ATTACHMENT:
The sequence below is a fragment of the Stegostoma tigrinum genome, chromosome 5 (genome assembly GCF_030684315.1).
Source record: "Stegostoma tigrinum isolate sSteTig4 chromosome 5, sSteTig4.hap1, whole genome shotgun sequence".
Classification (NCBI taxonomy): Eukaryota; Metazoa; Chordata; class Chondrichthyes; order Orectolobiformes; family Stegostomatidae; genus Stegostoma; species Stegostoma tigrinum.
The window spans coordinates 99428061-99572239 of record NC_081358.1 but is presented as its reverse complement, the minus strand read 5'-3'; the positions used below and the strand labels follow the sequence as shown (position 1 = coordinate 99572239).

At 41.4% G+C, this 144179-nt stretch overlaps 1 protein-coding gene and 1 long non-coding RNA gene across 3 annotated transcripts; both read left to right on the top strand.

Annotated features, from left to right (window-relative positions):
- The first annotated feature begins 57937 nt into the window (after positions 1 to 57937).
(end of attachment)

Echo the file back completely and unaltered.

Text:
The sequence below is a fragment of the Stegostoma tigrinum genome, chromosome 5 (genome assembly GCF_030684315.1).
Source record: "Stegostoma tigrinum isolate sSteTig4 chromosome 5, sSteTig4.hap1, whole genome shotgun sequence".
Classification (NCBI taxonomy): Eukaryota; Metazoa; Chordata; class Chondrichthyes; order Orectolobiformes; family Stegostomatidae; genus Stegostoma; species Stegostoma tigrinum.
The window spans coordinates 99428061-99572239 of record NC_081358.1 but is presented as its reverse complement, the minus strand read 5'-3'; the positions used below and the strand labels follow the sequence as shown (position 1 = coordinate 99572239).

At 41.4% G+C, this 144179-nt stretch overlaps 1 protein-coding gene and 1 long non-coding RNA gene across 3 annotated transcripts; both read left to right on the top strand.

Annotated features, from left to right (window-relative positions):
- The first annotated feature begins 57937 nt into the window (after positions 1 to 57937).